Normalizing variation, and helping your clients see their desire differences as simply one aspect of their unique individuality, and not a sign of something wrong in the relationship, is a wonderful first step.

Stay tuned for more on working with desire differences and associated stresses, and I commend you for diving in to conversations about sex and sexuality with your clients!

What Kind of Partner Do You Aspire To Be?

I have a deeply-held belief that everyone has the capacity for growth and change.  Not only can we change if we challenge ourselves to do so, but also we all have room to grow.

The Developmental Model teaches us to ask our clients “what kind of partner do you aspire to be?” Asking people to reflect on where they can grow keeps them from grouchily obsessing over how they wish their partner would change, and frees them up to identify their own motivations for change. It encourages them to imagine the possibilities for their life, and their relationships, on their own terms, rather than in reaction to someone else.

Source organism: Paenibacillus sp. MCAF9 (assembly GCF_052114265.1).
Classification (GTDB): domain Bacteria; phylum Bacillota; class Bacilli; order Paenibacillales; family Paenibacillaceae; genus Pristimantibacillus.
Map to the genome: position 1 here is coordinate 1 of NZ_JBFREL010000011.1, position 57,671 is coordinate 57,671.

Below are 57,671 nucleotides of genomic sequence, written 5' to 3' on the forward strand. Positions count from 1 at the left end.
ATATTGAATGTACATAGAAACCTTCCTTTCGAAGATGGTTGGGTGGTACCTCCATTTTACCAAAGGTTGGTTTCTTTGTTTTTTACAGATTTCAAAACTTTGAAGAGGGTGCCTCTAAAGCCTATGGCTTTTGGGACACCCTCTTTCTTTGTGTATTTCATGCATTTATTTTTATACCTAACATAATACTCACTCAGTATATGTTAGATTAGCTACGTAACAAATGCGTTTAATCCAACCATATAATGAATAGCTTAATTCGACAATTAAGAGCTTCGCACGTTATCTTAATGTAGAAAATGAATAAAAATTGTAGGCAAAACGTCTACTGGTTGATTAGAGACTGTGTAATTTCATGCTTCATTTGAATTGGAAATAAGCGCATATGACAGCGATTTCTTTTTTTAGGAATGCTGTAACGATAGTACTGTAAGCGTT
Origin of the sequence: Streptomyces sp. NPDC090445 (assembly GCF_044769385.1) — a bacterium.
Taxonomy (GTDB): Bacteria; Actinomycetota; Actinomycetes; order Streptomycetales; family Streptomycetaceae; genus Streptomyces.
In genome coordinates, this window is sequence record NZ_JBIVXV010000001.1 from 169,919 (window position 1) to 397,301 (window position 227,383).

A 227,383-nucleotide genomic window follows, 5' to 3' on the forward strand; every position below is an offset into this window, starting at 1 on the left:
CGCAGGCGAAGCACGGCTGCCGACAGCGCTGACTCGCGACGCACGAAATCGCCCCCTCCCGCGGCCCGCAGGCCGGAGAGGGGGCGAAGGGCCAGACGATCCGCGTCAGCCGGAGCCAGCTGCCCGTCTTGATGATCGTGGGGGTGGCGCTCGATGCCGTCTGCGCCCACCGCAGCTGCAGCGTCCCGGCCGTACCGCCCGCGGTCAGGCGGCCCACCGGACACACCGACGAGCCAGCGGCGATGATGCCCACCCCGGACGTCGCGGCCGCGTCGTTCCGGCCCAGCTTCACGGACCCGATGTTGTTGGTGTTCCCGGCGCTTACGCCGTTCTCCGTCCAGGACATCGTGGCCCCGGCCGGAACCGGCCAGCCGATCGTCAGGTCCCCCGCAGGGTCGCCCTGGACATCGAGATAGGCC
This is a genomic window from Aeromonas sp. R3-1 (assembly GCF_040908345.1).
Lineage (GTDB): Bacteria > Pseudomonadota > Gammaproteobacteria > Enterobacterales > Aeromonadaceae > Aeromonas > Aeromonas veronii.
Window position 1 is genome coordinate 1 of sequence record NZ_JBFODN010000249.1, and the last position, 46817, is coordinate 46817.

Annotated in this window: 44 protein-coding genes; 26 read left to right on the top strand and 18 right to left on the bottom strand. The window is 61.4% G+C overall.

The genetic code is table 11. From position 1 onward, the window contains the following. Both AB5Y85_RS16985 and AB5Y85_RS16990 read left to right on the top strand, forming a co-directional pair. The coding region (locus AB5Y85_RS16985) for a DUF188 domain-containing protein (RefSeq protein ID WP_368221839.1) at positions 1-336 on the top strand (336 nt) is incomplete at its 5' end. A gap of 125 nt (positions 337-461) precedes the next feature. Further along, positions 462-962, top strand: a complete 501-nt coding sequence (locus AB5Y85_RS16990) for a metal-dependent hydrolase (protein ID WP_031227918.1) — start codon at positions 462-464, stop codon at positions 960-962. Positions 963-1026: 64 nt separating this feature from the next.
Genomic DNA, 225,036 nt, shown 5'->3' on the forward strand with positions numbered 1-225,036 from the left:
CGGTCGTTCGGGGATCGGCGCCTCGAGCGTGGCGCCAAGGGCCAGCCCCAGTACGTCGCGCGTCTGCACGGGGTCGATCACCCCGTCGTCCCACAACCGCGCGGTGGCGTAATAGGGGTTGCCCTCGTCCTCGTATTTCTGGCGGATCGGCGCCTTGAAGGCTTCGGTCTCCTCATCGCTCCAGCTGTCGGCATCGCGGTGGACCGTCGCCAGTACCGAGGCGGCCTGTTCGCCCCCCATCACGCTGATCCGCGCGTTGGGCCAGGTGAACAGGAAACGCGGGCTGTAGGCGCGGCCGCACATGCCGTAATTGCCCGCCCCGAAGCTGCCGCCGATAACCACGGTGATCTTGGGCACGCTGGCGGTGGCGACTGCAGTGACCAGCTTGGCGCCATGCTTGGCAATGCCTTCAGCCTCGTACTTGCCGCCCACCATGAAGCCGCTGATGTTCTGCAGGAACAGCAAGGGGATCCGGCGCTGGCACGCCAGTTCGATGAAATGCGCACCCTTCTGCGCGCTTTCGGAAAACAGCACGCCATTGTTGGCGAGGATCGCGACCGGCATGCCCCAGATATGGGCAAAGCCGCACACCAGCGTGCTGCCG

Paradoxically, when clients are able to do this, it often ends up making space for their partners to become more considerate, more reliable, and more present. Nobody likes to feel pressured, coerced, or guilted into changing. In fact, pushing someone into a defensive posture is a pretty effective way to ensure that their behavior doesn’t change.

The truth is, differentiation of self is a lifelong project. We all have more work to do if we’re going to truly embody the fullness of who we want to become, in the relationships we want to have, and in the world in which we want to live. The way we draw closer to that person is by choosing, every day, to be a little more patient, a little more courageous, a little more compassionate, a little clearer about our values and how we might express them.

As the days get shorter, and winter holidays approach, many of us, and many of our clients, experience internal and/or relational challenges. This year, I am asking myself, and invite you to join me in asking: “what kind of person do I aspire to be in this world, in this family, in this relationship? What can I do to get closer to that?”